November 24, 2009
Posted by dkulpinski under Bethesda Green publicity
, carbon reduction
, community initiatives
, green communications
| Tags: basketball
, Byron Mouton
, green sports
, Maryland Greenhawks
, Wootton High School
| Leave a Comment
The Maryland Greenhawks basketball team – the nation’s first “green” professional sports team — held its inaugural press conference November 18 at the Bethesda Green offices.
Formerly known as the Maryland Nighthawks, the team plays in the Premier Basketball League (PBL). This year the team embraced environmental conservation and changed its name.
Their uniforms will be made from environmentally friendly materials, such as bamboo or recycled plastic, and the team will work with Carbonfund.org to offset the carbon footprint created by its home games, travel and corporate headquarters.
In addition, the Greenhawks will conduct a sneaker recycling program with Nike. The public may be able to participate in this; stay tuned.
At the press conference the Greenhawks introduced their first two draft picks — Byron Mouton, a former member of the University of Maryland’s national championship team in 2002, and Travis Lay from American University – as well as players Scooter Sherrill and Daniel Artest.
League president and CEO Tom Doyle described the Greenhawks as the “first sports franchise that’s green,” and said the team will be going into the schools to bring the green message. Doyle said the team’s outreach to kids will go a long way to creating a generation of conservationists.
Mouton said kids seeing the Greenhawks on the court as a green team will help the youngsters realize environmental conservation is a priority.
The Greenhawks will play their games at Wootton High School; their first home game is January 16. Tickets are $10 for adults and $5 for children 12 and under.
November 19, 2009
Bethesda Green volunteers help unload documents for shredding at Nov. 15 recycling event.
On a spectacularly sunny fall day, Bethesda Green celebrated America Recycles Day Sunday, Nov. 15, helping Montgomery County shred and recycle paper at the Walt Whitman H.S. parking lot. A small army of volunteers assisted in directing traffic, distributing information and Honest Tea, and unloading boxes of paper documents and donated items.
Managed by Recycling Coordinator Alan Pultyniewicz, with Montgomery County’s Department of Environmental Protection, the Shred and Recycle event was a huge success. According to Alan, “ we served 421 vehicles, collected approximately 400 pounds of cardboard for recycling, shredded 13,710 pounds of paper for recycling, and filled 3 box trucks with donated clothing and household goods.”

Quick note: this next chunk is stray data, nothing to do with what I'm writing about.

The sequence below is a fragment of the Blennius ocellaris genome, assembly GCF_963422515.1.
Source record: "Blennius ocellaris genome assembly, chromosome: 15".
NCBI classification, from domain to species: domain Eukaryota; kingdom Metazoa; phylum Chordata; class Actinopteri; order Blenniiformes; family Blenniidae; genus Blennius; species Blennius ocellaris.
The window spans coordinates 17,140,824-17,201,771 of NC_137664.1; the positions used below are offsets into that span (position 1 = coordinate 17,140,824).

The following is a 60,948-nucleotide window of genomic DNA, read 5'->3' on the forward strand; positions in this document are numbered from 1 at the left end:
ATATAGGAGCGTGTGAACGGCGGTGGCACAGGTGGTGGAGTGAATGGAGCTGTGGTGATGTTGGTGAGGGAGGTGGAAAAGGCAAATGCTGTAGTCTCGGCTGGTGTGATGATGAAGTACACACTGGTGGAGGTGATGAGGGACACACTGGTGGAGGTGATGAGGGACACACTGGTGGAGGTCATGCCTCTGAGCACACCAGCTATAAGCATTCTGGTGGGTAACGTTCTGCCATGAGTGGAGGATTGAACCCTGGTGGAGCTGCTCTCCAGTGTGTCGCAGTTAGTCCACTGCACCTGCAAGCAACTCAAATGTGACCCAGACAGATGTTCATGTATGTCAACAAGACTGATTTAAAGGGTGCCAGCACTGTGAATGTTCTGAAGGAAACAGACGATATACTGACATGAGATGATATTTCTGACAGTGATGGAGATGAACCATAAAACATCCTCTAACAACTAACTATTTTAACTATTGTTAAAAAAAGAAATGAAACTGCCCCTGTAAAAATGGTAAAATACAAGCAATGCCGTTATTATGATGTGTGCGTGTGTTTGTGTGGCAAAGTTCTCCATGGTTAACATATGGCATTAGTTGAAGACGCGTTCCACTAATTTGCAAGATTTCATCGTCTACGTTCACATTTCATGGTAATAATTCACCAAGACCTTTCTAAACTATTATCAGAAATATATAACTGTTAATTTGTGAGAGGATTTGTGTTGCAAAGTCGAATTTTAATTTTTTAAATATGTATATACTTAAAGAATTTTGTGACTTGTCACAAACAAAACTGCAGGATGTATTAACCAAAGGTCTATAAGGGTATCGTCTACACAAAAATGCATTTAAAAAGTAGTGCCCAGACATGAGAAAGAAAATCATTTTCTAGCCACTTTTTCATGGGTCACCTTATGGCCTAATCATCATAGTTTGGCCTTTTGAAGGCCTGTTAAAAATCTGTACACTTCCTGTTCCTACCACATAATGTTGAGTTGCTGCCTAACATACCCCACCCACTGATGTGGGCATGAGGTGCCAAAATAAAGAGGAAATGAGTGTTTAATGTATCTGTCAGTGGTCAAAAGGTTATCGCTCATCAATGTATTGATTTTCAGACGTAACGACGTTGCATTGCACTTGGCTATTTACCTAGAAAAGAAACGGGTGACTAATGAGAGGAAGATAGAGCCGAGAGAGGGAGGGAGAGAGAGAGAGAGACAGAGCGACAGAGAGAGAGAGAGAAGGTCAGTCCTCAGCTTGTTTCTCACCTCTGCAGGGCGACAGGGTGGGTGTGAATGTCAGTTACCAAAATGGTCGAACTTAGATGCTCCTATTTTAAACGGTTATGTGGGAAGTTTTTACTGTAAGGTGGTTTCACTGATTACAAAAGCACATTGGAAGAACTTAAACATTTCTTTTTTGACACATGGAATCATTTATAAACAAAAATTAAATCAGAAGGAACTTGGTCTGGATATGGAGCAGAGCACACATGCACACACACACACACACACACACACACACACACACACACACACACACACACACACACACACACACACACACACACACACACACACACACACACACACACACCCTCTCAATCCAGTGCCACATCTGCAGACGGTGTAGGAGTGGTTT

Let me echo Alan’s thanks to all of the volunteers who helped make the event a success.
November 16, 2009
Last week Bethesda Green hosted a panel discussion about why it’s important to know where your food originates, featuring panelists Woody Woodroof of Red Wiggler Farm, Tony Cohen of Button Farm, and Marney Bruce from Grow It, Eat It. Each presented a different angle on that theme, from a historical perspective to how to grow your own food.
The conversation then turned to small farms in Montgomery County, which have declined in numbers in recent decades. For Rana Koll-Mandel, co-leader of Bethesda Green’s Sustainable Food & Agriculture team, the discussion reinforced what she’s learned during the past year.
“Local food and the support of local agriculture is really important because the issue is not demand. There are so many people who want to support their local economy. The problem is supply – we don’t have enough farmers,” she said.
To bring back some small farmers and produce more local food, Woodroof is working with the county’s Green Economy Task Force to explore creating a small-farm incubator in Montgomery. The idea is based on a successful small-farm incubator in Vermont.
The evening panel discussion at Bethesda Green drew a crowd of 25 or so people and sparked a vibrant discussion and plans for further collaboration. Want to be a part of the local and sustainable food scene? Come to our next food talk November 17; check our Web site for upcoming events; join our Facebook fan page; or drop us an e-mail and we’ll put you in touch with the Sustainable Food & Ag team.